Archive for April, 2010
Of course you have our permission. Thank you for that. Would you let me know when you put the article on the journal?
I will send you an e-mail when we put the “all in English” show on our website.
Can I ask you a favor? Do you have e-mails from other people that were there that day? I would like to inform everybody when we put the show in English on the internet.
De: Rusty Wade [mailto:firstname.lastname@example.org]
Enviada em: terça-feira, 20 de abril de 2010 18:59
Assunto: Re: The pe na show from Louisville.
yes, I will of course be interested in an all english show also, and as my article is about your show I will of course include the link to your website… Thank you! I can download your video and place it in my article if I have your permission.
it was great to see you out there in the parking lot, I enjoyed what you put in your program, and also was really wishing i knew how to speak Portuguese as the rest of that show looked to be very interesting. Too bad we don’t have a similar t v show here…
These emails are part of the chain of communication between the people from the Pe Na Estrada television and radio show in Brazil and myself. Why you wonder would an American truck driver and populist reporter be emailing a show in Brazil? because they are a show about truck drivers, and because while they were reporting on the Mid-America Truck Show in Louisville, Ky this year they visited our little encampment in the Poppa Johns Parking lot and included 2 minutes of reporting from the minutes of video taping they did in the parking lot.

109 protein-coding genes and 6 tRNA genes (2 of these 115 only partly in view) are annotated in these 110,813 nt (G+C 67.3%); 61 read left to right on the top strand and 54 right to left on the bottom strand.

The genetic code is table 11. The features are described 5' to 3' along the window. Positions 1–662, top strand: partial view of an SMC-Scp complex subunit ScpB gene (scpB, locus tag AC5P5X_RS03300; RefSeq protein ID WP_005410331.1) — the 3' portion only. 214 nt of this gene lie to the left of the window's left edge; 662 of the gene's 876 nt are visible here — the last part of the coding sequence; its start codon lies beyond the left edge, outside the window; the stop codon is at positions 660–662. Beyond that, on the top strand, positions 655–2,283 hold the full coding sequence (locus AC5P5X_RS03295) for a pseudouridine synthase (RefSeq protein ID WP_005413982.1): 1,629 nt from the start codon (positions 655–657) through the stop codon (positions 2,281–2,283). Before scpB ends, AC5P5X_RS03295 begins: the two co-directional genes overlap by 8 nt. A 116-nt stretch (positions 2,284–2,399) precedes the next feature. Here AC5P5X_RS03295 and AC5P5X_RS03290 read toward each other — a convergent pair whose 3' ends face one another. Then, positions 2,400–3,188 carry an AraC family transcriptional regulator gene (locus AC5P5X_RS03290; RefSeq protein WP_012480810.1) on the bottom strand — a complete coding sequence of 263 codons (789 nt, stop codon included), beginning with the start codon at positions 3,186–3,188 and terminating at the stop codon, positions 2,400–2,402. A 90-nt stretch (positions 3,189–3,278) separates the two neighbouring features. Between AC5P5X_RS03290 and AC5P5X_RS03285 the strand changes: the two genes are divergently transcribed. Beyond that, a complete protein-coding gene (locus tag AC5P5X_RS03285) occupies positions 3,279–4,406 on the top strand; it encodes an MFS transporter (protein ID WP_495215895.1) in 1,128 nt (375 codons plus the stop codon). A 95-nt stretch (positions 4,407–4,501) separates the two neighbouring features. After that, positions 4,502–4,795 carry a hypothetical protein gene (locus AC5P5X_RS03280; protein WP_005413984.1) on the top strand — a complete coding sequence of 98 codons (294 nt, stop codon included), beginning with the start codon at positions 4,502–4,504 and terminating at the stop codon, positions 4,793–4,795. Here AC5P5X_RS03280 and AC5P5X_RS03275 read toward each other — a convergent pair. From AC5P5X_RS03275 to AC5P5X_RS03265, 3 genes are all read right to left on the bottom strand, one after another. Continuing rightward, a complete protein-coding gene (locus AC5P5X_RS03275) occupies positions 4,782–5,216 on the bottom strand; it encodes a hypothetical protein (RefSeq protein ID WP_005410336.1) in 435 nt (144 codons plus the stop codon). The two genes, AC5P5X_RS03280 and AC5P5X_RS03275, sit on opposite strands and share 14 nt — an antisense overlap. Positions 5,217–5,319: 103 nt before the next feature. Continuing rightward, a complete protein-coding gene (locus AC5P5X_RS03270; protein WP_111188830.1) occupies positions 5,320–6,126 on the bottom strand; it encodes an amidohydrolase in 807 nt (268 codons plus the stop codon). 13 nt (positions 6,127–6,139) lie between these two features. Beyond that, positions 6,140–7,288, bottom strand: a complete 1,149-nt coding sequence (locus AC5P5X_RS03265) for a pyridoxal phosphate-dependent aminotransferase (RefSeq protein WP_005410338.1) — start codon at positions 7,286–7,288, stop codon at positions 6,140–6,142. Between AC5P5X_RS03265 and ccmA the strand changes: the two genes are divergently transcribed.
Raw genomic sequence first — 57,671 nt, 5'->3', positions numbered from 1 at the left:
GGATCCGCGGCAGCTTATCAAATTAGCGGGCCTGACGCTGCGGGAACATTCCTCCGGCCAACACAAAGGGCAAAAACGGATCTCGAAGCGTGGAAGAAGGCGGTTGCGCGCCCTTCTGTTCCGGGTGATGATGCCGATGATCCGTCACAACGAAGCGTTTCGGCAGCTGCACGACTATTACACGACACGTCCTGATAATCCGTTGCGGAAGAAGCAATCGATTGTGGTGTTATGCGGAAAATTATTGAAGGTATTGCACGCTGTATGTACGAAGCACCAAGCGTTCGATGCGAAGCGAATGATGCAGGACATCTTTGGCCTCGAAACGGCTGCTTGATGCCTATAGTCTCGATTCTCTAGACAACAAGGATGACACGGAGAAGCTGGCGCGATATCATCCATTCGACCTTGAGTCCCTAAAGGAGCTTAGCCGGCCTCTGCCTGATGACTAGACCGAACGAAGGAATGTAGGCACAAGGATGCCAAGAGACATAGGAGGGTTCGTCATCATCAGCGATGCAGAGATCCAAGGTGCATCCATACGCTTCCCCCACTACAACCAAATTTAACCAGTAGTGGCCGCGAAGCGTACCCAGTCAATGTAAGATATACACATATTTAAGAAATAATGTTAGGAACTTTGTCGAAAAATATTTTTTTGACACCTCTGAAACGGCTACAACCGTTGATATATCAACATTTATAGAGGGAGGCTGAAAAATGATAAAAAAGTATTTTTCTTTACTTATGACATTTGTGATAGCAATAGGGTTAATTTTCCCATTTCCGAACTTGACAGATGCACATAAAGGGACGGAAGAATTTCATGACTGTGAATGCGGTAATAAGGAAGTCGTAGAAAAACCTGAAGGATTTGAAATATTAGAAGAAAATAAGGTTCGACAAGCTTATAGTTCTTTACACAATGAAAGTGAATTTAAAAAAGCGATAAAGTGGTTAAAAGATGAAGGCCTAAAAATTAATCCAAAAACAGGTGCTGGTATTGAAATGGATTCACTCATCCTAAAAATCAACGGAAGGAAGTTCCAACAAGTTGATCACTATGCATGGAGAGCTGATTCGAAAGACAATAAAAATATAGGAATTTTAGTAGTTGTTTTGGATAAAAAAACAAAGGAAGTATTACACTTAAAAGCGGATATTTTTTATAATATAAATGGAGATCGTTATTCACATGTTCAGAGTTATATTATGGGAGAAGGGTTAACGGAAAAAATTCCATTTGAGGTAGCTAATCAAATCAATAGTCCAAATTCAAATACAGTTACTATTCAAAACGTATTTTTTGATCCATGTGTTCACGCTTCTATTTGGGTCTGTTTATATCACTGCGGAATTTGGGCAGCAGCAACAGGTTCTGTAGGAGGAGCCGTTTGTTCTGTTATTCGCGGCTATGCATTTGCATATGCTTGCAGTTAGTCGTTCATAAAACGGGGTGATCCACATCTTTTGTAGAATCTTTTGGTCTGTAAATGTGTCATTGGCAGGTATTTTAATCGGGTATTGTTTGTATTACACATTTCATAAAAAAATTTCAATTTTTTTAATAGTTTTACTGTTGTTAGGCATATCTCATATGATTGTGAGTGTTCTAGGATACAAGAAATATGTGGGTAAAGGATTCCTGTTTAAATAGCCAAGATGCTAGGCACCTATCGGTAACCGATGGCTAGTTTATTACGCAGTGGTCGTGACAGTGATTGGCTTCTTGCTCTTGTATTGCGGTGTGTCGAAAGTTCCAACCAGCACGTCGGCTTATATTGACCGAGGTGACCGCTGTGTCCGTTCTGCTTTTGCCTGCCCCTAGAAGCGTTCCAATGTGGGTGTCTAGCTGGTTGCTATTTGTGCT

I never knew about the Pe Na Estrada show because of course it is shown in Brazil, ( in Portuguese) but then I followed the like to their web site.
I noticed immediately that they not only covered the Mid-America truck show, but they had a second period where they covered suspension problems and the condition of Brazilian roads. I may not speak Portuguese but I was able to follow what they presented enough to know they were not doing a fluff piece but real reporting on real problems and conditions. I wish we had a show like that here in the USA instead of the 60 minutes hatchet jobs we are used to seeing here!